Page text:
NEW YORK (CNNMoney.com) -- Investors returning from a long holiday weekend better come back well rested, as the weeks ahead bring something of a battle.
"The market is near a critical point where if it loses just a few more percentage points, it's really going to collapse," said Stephen Carl, head equity trader at Williams Capital Group.
The S&P 500 and Nasdaq composite are within shouting distance of a bear market - a drop of 20% off the highs. The Dow is slightly less bruised and battered - it's down just 13.5% from the April highs versus a drop of 16% for the S&P 500 and 17% for the Nasdaq.
Should any one of those major averages surpass that 20% level, it could easily trigger the others, sending the broad markets into an even bigger retreat. Standard & Poor's research shows that a drop of more than 15% results in a "correction" becoming a bear market the majority of the time.
Stocks have slumped for two months straight, with investors starting to bail out in early May after a rally that pushed the S&P 500 up 80% off the bottom hit in March 2009.
Worries about the European debt crisis and the sluggish U.S. housing and labor market got the ball rolling, and the trend has been downward ever since. On Friday, a weak June jobs report left the Dow and Nasdaq at 8-month lows and the S&P 500 at a nine-month low.
There's little on the calendar in the first part of the week that could push the market sharply one way or another. But Thursday and Friday bring readings on housing and retail sales that will speak to the health of the consumer.
"We could see consumers pull back more, but they have already cut so much that unless we are moving into another period of massive layoffs, you're not going to see consumption slow," said Jane Caron, chief economic strategist at Dwight Asset Management.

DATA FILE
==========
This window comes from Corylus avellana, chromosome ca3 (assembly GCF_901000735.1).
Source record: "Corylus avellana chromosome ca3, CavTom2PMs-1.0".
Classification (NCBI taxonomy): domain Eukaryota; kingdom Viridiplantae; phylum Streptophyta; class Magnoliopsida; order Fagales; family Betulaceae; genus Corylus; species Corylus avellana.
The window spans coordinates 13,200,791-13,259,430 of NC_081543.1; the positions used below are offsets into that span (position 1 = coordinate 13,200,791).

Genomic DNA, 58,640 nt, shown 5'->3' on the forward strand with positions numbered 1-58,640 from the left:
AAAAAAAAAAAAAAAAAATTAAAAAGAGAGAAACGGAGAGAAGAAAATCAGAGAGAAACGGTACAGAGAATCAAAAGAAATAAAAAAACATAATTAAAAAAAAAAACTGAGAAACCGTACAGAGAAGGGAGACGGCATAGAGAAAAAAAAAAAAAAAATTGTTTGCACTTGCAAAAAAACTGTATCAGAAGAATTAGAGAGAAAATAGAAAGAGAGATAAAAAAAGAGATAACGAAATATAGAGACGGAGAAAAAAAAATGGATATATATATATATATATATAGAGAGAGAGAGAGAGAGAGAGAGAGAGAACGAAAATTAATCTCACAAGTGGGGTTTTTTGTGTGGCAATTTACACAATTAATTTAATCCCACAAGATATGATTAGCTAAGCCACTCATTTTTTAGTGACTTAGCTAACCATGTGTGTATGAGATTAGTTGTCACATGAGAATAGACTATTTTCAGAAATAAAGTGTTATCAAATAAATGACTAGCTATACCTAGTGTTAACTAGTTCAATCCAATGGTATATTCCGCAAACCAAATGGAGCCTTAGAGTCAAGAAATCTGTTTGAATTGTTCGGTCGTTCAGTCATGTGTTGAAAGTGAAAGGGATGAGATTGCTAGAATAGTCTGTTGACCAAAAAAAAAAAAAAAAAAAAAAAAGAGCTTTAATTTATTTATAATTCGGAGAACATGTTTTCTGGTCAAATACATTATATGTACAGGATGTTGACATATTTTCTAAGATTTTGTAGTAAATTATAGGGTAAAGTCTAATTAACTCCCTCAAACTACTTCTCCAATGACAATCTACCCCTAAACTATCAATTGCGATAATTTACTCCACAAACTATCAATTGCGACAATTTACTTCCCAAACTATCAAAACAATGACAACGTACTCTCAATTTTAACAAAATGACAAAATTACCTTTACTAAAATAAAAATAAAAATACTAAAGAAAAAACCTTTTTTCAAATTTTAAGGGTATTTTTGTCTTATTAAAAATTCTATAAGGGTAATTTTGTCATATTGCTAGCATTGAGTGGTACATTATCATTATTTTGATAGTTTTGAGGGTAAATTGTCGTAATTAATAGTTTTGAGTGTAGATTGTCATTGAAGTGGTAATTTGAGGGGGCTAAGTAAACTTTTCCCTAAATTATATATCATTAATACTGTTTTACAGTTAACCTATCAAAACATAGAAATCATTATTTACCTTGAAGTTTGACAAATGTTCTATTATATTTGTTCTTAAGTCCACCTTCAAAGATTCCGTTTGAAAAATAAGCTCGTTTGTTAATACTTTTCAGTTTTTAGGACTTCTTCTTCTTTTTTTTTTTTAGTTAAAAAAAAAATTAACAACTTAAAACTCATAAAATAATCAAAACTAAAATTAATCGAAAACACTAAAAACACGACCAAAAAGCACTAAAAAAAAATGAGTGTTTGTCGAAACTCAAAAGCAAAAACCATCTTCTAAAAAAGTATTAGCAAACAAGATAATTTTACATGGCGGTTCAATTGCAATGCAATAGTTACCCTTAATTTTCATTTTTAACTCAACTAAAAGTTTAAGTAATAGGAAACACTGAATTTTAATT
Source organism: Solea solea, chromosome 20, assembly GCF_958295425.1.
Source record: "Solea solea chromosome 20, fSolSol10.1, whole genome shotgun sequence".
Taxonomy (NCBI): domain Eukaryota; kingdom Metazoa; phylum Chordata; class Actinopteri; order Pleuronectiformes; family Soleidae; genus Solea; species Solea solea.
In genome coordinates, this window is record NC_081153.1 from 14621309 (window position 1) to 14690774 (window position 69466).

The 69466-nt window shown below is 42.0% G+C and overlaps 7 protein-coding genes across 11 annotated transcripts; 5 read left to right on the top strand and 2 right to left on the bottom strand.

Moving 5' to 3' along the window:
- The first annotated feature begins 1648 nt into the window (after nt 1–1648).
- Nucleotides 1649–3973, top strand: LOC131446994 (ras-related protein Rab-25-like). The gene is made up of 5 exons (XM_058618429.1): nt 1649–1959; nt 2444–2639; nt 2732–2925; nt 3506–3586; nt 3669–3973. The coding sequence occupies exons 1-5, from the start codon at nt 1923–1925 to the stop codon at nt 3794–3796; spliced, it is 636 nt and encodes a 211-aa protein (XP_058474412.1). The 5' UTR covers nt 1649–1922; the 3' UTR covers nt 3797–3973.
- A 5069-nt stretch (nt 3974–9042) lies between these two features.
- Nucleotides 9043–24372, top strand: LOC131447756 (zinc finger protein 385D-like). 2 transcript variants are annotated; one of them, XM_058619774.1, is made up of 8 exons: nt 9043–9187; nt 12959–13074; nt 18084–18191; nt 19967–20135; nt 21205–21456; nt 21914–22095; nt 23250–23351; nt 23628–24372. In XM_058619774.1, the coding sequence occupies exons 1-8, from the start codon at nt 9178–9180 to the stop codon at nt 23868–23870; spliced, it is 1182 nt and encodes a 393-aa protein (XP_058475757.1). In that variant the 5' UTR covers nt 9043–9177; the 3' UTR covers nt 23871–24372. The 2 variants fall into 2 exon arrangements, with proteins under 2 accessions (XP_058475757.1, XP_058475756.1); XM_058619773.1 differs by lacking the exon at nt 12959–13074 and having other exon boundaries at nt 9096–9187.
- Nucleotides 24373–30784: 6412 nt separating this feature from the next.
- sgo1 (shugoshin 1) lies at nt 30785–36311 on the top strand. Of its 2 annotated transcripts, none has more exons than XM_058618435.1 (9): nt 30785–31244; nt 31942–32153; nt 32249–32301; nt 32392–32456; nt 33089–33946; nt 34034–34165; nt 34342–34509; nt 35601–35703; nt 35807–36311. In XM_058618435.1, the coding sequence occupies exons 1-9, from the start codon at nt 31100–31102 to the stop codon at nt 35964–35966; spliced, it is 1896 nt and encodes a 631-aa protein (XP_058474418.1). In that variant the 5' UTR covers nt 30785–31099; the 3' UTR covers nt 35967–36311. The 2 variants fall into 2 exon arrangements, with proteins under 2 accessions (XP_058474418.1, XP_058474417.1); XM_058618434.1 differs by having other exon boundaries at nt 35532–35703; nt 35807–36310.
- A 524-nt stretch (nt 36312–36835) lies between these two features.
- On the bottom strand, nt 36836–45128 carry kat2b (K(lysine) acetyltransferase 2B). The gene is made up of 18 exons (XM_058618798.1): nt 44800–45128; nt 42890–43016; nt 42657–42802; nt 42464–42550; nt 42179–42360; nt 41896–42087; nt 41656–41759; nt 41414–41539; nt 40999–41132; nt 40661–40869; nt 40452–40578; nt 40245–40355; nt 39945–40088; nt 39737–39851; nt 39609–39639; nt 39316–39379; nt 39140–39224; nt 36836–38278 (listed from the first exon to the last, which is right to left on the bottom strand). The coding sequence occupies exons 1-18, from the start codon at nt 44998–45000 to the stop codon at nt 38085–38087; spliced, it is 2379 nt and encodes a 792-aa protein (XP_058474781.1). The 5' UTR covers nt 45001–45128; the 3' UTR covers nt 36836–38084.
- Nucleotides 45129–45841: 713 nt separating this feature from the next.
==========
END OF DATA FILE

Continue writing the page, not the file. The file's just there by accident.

She said she doesn't think the economy is heading for a so-called double dip recession, but rather an extended period of very slow growth.
Earnings: On the upside, earnings forecasts remain robust, despite the global slowdown worries, with second-quarter profits expected to have grown 27% from a year ago. Full-year 2010 earnings are expected to have risen 34% from a year ago.
Some market experts believe estimates are too high and are likely to get cut if the forecasts that accompany the second-quarter results disappoint. But for the time being, there's an argument to be made that the price-to-earnings ratios make stocks appealing.
"As you lose 16% or 17% on the S&P, you've factored in a level of recession that many not materialize," said Stephen Goldman, market strategist at Weeden & Co. "This is an attractive level for the S&P if you don't think we're going into a double dip."
However, Goldman cautioned that while he doesn't think the market is likely to rally at this point, but that it may have gotten "oversold."
"Either you think we're heading into a double-dip recession and you get out, or you look at the underlying fundamentals and use this as a buying opportunity," said Tommy Williams, president at Williams Financial Advisors.
Monday: All financial markets are closed for the celebration of Independence Day.
Tuesday: The Institute for Supply Management's services sector index is due shortly after the start of trade. The index is expected to have increased to 55.5 in June from 55.4 in May.
Wednesday: The American Bankers Association releases its report on consumer credit delinquencies.
Thursday: The weekly jobless claims report from the Department of Labor is due in the morning and will be a market mover after the recent new leg down for the labor market.
The nation's chain stores will be reporting June sales for stores open a year or more, also known as same-store sales. Amid worries about the strength of the consumer, the reports will be a test of confidence in the economy.
The weekly crude oil inventories report from the government is due in the late morning.
The May consumer credit report from the government is due in the afternoon. Credit is expected to have fallen by $2 billion after rising by $1 billion in April.
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